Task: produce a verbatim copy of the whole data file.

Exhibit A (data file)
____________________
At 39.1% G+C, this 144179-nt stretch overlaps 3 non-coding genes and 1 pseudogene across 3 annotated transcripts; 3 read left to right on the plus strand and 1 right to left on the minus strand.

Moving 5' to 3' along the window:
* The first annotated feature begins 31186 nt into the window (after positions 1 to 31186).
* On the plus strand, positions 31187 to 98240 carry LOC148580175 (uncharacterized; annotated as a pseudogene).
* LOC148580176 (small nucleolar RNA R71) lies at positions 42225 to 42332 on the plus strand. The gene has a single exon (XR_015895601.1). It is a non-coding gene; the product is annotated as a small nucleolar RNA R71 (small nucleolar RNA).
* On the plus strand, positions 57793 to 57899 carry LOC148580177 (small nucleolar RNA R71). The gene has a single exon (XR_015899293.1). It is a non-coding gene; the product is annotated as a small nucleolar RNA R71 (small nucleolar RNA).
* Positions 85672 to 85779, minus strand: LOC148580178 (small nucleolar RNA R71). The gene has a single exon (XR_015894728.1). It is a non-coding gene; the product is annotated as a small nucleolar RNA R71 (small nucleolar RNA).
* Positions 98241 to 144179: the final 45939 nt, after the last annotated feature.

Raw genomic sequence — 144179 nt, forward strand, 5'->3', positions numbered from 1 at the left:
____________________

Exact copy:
At 39.1% G+C, this 144179-nt stretch overlaps 3 non-coding genes and 1 pseudogene across 3 annotated transcripts; 3 read left to right on the plus strand and 1 right to left on the minus strand.

Moving 5' to 3' along the window:
* The first annotated feature begins 31186 nt into the window (after positions 1 to 31186).
* On the plus strand, positions 31187 to 98240 carry LOC148580175 (uncharacterized; annotated as a pseudogene).
* LOC148580176 (small nucleolar RNA R71) lies at positions 42225 to 42332 on the plus strand. The gene has a single exon (XR_015895601.1). It is a non-coding gene; the product is annotated as a small nucleolar RNA R71 (small nucleolar RNA).
* On the plus strand, positions 57793 to 57899 carry LOC148580177 (small nucleolar RNA R71). The gene has a single exon (XR_015899293.1). It is a non-coding gene; the product is annotated as a small nucleolar RNA R71 (small nucleolar RNA).
* Positions 85672 to 85779, minus strand: LOC148580178 (small nucleolar RNA R71). The gene has a single exon (XR_015894728.1). It is a non-coding gene; the product is annotated as a small nucleolar RNA R71 (small nucleolar RNA).
* Positions 98241 to 144179: the final 45939 nt, after the last annotated feature.

Raw genomic sequence — 144179 nt, forward strand, 5'->3', positions numbered from 1 at the left: